Local wildfire risk leads to burn bans in Southwest Virginia

VIRGINIA – Fires have been popping up all throughout Southwest Virginia, and a big reason is the weather.

From Thaxton to the New River Valley, multiple agencies have been fighting the flames. While most are contained, the Quaker Run wildfire in Madison County near Shenandoah National Park is growing. It’s scorched thousands of acres, forcing some evacuations.

While the terrain can be challenging in the mountains, the biggest obstacle is the weather.

“We are having some drier weather also mixed with the cold front that moved in, helped dry some things out. We are having a lot more wind, especially in the afternoons and evenings that’s helping these fires grow and giving some more wind-driven action,” Leo George III, Fire Marshal in Bedford County said.

Your Local Weather Authority is also keeping an eye on the forecast.

“Well, we are coming off the driest October since the year 2000 and it’s currently the driest year since 2008,” Parker Beasley, 10 News Meteorologist said. “Right now, we are dealing with drought conditions. We have a severe drought for parts of the highlands, parts of Lynchburg, a lot of the state is dry as well, and right here in Roanoke we are dealing with moderate drought too.”

While it’s common during the spring season, multiple burn bans are now underway. Floyd, Montgomery, and Rockbridge counties are among those taking action due to the high risk of fires. But the Bedford County Fire Marshal said right now they won’t be putting an ordinance in place.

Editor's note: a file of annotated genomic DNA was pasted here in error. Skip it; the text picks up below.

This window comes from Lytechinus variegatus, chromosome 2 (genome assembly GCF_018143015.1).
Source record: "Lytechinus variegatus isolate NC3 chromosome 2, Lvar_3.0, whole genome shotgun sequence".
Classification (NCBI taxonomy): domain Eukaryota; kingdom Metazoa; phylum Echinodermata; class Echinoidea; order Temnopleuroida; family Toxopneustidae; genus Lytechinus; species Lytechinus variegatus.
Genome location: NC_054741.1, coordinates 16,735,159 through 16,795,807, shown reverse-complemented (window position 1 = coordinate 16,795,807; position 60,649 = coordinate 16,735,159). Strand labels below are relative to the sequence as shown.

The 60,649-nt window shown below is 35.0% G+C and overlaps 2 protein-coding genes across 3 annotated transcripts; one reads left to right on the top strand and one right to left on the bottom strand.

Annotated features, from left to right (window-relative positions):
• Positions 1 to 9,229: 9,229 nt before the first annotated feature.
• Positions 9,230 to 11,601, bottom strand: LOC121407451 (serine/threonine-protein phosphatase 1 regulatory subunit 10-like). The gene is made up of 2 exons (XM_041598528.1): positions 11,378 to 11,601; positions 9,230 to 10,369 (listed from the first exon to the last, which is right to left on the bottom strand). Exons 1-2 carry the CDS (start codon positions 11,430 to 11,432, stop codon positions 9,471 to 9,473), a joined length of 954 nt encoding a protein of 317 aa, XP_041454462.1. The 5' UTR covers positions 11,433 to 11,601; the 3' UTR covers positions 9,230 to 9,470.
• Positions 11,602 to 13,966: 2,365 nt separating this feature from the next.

“At this point, we don’t see that need,” George said. “If we had very very dry weather and a lot of wind and high winds, we may go ahead and think of something like that. It’s something that’s constantly on our mind. Currently, we don’t have any plans to institute a burn ban, we just ask that everybody is doing everything they can to stay as safe as possible.”

98 percent of these fires are accidental, so if you’re planning an outdoor burn for leaves or other debris take precautions.

“The biggest thing is early activation of the 911 alert system, let us know so we can start heading that way in a timely manner. If you are able to assist and control or get a garden hose or a bucket to control that fire, we ask you to please help as much as possible,” George said.

About the Author:

Kelly Marsh joined the team in July 2023.